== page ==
August 23, 2022 Message to the Membership

Posted on August 23, 2022 in

August 23, 2022 Message to the Membership

Apologies to those of you who attended our Network Series Breakfast last week featuring Clay Dowling and Dallas Beal of Ghost Transportation Services, because what you’re about to read will seem awfully familiar. 

For those of you who missed that excellent presentation on the current situation with supply chain issues, pay attention, because as was said many times during that presentation, there are many moving parts. 

People naturally tend to blame COVID-19 for the current state. And while that it is part of the story, it is indeed only part of the story. As Clay said, the transportation industry is a canary in the coal mine, and they saw this scenario coming months, if not years, ago. COVID only completed the final piece of the puzzle to assemble the perfect storm. 

Other recent factors include the flooding in southern British Columbia, which destroyed critical infrastructure and blocked off a significant thoroughfare, a stuck cargo ship in the Suez Canal, and the Russian invasion of Ukraine. 

But even prior to that, there were warning signs. Cheaper offshore product, primarily from China, became the go-to in our now, never-to-go-back, globalized economy. Removal of tariffs also spurred more international trade. This then allowed us to let our guard down, and our domestic infrastructure needs became lagging.  

Throw in some just-in-time delivery, which reduced overhead costs, and what’s likely as big a factor as anything, the disregard the world has for the transportation industry, and now the picture starts to become more clear. For example on this latter point, the average age of a truck driver is 58, so clearly the industry isn’t resonating with the younger crowd. 

Further confounding the issue is that container ships are now mega-sized, meaning the ports that they’re harbouring in can’t manage the 20,000-plus containers these monstrous ships have. Either the infrastructure, manpower (sorry, person power), or available land is lacking. And in many instances, it’s a combination of all three. 

Not only has this resulted in huge backlogs at the ports, but worse yet, the containers aren’t being allowed inland for reloading and shipping back overseas. Rather, the shippers want their containers back asap so they can load them up again. Have some peas, lentils or farm equipment you’d like to export? Sorry, you can’t use those containers, they’re already spoken for.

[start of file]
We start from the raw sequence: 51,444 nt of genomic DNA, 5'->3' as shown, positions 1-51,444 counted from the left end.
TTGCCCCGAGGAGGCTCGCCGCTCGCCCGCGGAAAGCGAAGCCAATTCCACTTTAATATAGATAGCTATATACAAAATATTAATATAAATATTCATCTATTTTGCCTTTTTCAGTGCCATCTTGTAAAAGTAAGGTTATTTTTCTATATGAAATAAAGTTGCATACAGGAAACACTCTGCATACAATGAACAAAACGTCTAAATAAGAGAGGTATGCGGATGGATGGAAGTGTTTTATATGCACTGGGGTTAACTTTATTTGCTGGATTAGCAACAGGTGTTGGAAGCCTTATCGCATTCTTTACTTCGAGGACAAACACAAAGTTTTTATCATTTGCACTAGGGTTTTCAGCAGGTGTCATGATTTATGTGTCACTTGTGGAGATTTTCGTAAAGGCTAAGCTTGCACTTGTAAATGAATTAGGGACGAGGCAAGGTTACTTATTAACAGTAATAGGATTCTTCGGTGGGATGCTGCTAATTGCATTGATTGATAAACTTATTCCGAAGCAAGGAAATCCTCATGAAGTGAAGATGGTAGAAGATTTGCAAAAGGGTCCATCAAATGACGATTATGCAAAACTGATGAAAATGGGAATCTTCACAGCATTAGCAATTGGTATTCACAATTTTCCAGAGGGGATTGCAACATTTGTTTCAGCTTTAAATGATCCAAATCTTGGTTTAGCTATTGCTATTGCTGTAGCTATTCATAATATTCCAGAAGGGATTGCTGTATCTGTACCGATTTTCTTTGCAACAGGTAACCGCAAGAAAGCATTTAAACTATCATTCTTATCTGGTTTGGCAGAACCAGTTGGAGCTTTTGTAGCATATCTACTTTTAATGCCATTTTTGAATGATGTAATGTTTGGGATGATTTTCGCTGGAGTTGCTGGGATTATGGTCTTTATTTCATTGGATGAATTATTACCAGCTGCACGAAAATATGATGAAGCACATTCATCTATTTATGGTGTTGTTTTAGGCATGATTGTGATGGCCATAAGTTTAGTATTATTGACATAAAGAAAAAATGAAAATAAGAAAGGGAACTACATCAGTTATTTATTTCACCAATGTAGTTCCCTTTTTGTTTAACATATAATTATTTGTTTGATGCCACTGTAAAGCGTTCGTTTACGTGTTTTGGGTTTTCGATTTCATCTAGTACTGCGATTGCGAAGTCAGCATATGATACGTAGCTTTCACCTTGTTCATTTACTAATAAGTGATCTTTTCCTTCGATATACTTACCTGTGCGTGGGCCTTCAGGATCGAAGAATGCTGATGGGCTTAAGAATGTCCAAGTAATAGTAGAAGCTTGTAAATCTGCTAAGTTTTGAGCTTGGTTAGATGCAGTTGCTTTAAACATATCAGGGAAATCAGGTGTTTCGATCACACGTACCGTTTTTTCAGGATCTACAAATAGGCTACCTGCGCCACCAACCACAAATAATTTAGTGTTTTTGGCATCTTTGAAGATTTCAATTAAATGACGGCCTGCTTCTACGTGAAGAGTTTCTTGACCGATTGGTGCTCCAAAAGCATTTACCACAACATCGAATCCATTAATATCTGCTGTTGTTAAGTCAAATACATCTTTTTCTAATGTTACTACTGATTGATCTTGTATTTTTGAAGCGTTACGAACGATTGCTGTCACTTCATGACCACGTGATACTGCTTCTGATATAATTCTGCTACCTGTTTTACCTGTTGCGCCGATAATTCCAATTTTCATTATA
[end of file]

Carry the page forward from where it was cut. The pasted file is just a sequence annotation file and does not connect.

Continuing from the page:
Then there’s the inflationary pressure that the industry is facing. Diesel costs are soaring, as demand outpaces supply in not only this industry, but virtually every other one as well. Add in some regulatory burdens, such as environmental standards, and even more expenses are added to the mix. 

But back to the people part of the equation. For right or wrong, the Canada/U.S. border requires proof of vaccination to cross. Guess what, that has effectively taken approximately 50,000 drivers out of service. This shortage of drivers certainly isn’t limited to the trucking industry, as competition for anyone with a beating heart is literally across all industries.  

And never mind a work-from-home option, this industry can’t even offer you a 9-5 (or 8:27 am – 4:42 pm workday as was illustrated in the presentation, with every third Friday off) option. No, you’re signing up for an industry that’s 24/7/365.  

As for COVID’s contributions, well, it basically put a two-year halt on the inflow of people that might have otherwise come into that particular workforce. But it sure didn’t have the same effect on those who chose to leave the workforce. Noooo, anything but, as the wave of the Great Resignation (or is it Grey??) rolled on throughout the two-plus years of the pandemic. So now, as mentioned, we have a shortage of people for the workforce unlike anything we’ve ever seen. 

So when that happens, guess what happens to competition as it relates to their compensation? It goes up, which creates even more inflationary challenges, all of which eventually gets passed on to the consumer. 

As was emphasized in the presentation, pick anything… your shoes, your clothes washer, your toothpaste, your milk, your bread, your phone, your ear pods, etc., etc., etc. Literally anything. During at least one point in its destination from its source, (ie: manufacturing plant) to your shopping bag, it spent time on a truck. And about one-third of the cost of your product, on average, is attributed to transportation costs. And that’s not likely to go down anytime soon. In fact, it’s more likely to go up. 

Clay and Dallas said that you can have your product delivered two of three ways, but you don’t get all three. There’s Good. There’s Cheap. And there’s Fast. Good should always be one of the three, so that leaves you an option of choosing between cheap or fast. But you can’t have both. 

Buckle up, folks, it’s going to be a bumpy ride. 

Until next time, be safe, be smart, be considerate, be well, but most of all, be kind. 

 Keith Moen 

Executive Director 


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